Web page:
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Red Sox showing interest in Justin Masterson; can he help the rotation?

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The Red Sox are interested in free agent pitcher Justin Masterson. Would a return to Boston be right for both parties?

David Richard-USA TODAY Sports

It's been quite the busy day in baseball between the Jason Heyward trade and Russell Martin signing, but the Red Sox have been quiet. That doesn't mean there's been no Boston-related news, however, as Jerry Crasnick has the Sox as one of six teams interested in free agent Justin Masterson:

Red Sox fans would have been quite happy with this news a year ago. After the Red Sox sent him to Cleveland in the Victor Martinez trade so many years ago, Masterson put up big years in both 2011 and 2013 for the Indians. 2014, however, was not kind to him. Masterson missed a good chunk of the season with a knee injury, and whether because of the knee or not, struggled throughout much of the year, finishing with a terrible 5.88 ERA on the back of some serious control issues which saw his walk rate spike to 4.83 per nine innings.

Even with that terrible walk rate, Masterson's peripherals suggest he was not quite as bad as his results would suggest. Still, there are serious concerns with a drop in velocity from 93 MPH to 90 MPH on his fastball, and 91 MPH to 88.5 MPH on his sinker. If this is where Masterson really sits now, and not simply a symptom of some nagging injuries, then Masterson is going to need to make some big changes if he wants to bounce back from his awful season.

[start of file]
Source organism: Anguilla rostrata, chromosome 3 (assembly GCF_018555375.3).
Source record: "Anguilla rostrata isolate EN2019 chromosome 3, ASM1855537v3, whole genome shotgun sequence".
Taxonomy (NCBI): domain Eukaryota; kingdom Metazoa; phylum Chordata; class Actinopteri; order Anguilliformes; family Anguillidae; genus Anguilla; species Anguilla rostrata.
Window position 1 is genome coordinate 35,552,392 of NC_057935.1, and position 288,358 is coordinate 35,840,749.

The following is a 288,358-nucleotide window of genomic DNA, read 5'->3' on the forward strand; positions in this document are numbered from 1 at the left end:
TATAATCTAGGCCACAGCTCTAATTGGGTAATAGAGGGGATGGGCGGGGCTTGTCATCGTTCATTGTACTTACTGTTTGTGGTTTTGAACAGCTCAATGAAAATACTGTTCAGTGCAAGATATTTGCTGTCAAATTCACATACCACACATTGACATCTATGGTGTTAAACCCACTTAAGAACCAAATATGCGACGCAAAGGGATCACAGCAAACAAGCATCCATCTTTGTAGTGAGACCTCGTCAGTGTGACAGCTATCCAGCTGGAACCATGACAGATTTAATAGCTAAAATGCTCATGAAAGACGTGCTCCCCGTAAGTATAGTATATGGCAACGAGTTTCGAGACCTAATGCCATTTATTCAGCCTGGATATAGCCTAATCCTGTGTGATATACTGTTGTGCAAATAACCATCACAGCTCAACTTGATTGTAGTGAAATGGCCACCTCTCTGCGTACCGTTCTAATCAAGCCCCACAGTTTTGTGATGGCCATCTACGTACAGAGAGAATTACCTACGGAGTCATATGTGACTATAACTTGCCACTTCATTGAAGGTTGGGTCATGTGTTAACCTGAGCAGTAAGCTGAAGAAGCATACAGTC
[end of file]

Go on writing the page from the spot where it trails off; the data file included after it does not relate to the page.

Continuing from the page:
In the event that he is healthy and his velocity returns as a result, Masterson is still not the top pitcher the Red Sox need at the front of their rotation. However, the Sox definitely do need two pitchers, and making Masterson the second isn't too bad of an idea. Given his 2014 season, he can likely be signed on a short-term deal, and while Fenway is generally not an ideal location for pitchers to rebuild value, Masterson's ground ball tendencies might be enough to make the perceived difficulty of pitching in Fenway more beneficial than its small dimensions are punishing.

Justin Masterson is not a safe choice for a Red Sox team in need of serious rotation help, and in a market with plenty of good starting pitchers available, he's not involved in any of the dream scenarios. Still, if the Red Sox are going to invest heavily in terms of both years and dollars in their first choice, Masterson could provide a good complement to, say, Max Scherzer or Jon Lester. Assuming, of course, that the Red Sox do their due diligence, and have good reason to believe 2015 will be different from 2014.